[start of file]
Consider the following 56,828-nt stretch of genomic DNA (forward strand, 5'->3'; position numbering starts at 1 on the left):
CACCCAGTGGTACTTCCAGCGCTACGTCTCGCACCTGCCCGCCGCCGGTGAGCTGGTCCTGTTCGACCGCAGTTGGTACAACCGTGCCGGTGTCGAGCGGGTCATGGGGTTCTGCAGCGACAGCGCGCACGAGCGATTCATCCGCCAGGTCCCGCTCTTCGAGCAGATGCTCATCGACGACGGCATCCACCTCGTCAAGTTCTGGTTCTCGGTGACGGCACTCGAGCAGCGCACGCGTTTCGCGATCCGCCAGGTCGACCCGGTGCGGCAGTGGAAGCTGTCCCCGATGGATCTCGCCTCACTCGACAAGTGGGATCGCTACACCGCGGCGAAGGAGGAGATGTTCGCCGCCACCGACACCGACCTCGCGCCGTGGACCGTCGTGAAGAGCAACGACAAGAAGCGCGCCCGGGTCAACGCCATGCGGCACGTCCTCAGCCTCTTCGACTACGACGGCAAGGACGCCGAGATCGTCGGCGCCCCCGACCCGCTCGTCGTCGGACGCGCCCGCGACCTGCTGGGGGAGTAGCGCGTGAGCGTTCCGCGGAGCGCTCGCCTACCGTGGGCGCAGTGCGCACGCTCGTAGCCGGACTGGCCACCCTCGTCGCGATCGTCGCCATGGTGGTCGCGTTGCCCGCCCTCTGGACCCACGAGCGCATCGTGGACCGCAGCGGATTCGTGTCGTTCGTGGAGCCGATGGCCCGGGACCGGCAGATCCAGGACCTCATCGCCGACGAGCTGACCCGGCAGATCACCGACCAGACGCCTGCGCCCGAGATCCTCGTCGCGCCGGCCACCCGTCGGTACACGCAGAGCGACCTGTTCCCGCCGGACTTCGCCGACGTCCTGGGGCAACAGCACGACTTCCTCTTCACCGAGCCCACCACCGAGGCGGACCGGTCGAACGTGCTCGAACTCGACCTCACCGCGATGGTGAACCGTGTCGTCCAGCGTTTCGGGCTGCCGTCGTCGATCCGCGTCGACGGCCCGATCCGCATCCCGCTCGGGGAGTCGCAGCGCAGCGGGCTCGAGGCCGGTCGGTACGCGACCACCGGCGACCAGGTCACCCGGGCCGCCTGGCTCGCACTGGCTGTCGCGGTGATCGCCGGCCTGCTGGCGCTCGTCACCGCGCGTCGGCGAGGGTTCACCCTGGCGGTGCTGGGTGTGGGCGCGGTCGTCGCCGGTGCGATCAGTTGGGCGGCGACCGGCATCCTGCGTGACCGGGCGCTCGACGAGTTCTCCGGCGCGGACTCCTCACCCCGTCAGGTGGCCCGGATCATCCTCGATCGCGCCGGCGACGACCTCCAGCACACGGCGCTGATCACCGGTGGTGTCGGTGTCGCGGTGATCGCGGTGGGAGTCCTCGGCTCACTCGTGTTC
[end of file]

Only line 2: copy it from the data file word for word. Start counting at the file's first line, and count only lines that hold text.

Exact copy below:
CACCCAGTGGTACTTCCAGCGCTACGTCTCGCACCTGCCCGCCGCCGGTGAGCTGGTCCTGTTCGACCGCAGTTGGTACAACCGTGCCGGTGTCGAGCGGGTCATGGGGTTCTGCAGCGACAGCGCGCACGAGCGATTCATCCGCCAGGTCCCGCTCTTCGAGCAGATGCTCATCGACGACGGCATCCACCTCGTCAAGTTCTGGTTCTCGGTGACGGCACTCGAGCAGCGCACGCGTTTCGCGATCCGCCAGGTCGACCCGGTGCGGCAGTGGAAGCTGTCCCCGATGGATCTCGCCTCACTCGACAAGTGGGATCGCTACACCGCGGCGAAGGAGGAGATGTTCGCCGCCACCGACACCGACCTCGCGCCGTGGACCGTCGTGAAGAGCAACGACAAGAAGCGCGCCCGGGTCAACGCCATGCGGCACGTCCTCAGCCTCTTCGACTACGACGGCAAGGACGCCGAGATCGTCGGCGCCCCCGACCCGCTCGTCGTCGGACGCGCCCGCGACCTGCTGGGGGAGTAGCGCGTGAGCGTTCCGCGGAGCGCTCGCCTACCGTGGGCGCAGTGCGCACGCTCGTAGCCGGACTGGCCACCCTCGTCGCGATCGTCGCCATGGTGGTCGCGTTGCCCGCCCTCTGGACCCACGAGCGCATCGTGGACCGCAGCGGATTCGTGTCGTTCGTGGAGCCGATGGCCCGGGACCGGCAGATCCAGGACCTCATCGCCGACGAGCTGACCCGGCAGATCACCGACCAGACGCCTGCGCCCGAGATCCTCGTCGCGCCGGCCACCCGTCGGTACACGCAGAGCGACCTGTTCCCGCCGGACTTCGCCGACGTCCTGGGGCAACAGCACGACTTCCTCTTCACCGAGCCCACCACCGAGGCGGACCGGTCGAACGTGCTCGAACTCGACCTCACCGCGATGGTGAACCGTGTCGTCCAGCGTTTCGGGCTGCCGTCGTCGATCCGCGTCGACGGCCCGATCCGCATCCCGCTCGGGGAGTCGCAGCGCAGCGGGCTCGAGGCCGGTCGGTACGCGACCACCGGCGACCAGGTCACCCGGGCCGCCTGGCTCGCACTGGCTGTCGCGGTGATCGCCGGCCTGCTGGCGCTCGTCACCGCGCGTCGGCGAGGGTTCACCCTGGCGGTGCTGGGTGTGGGCGCGGTCGTCGCCGGTGCGATCAGTTGGGCGGCGACCGGCATCCTGCGTGACCGGGCGCTCGACGAGTTCTCCGGCGCGGACTCCTCACCCCGTCAGGTGGCCCGGATCATCCTCGATCGCGCCGGCGACGACCTCCAGCACACGGCGCTGATCACCGGTGGTGTCGGTGTCGCGGTGATCGCGGTGGGAGTCCTCGGCTCACTCGTGTTC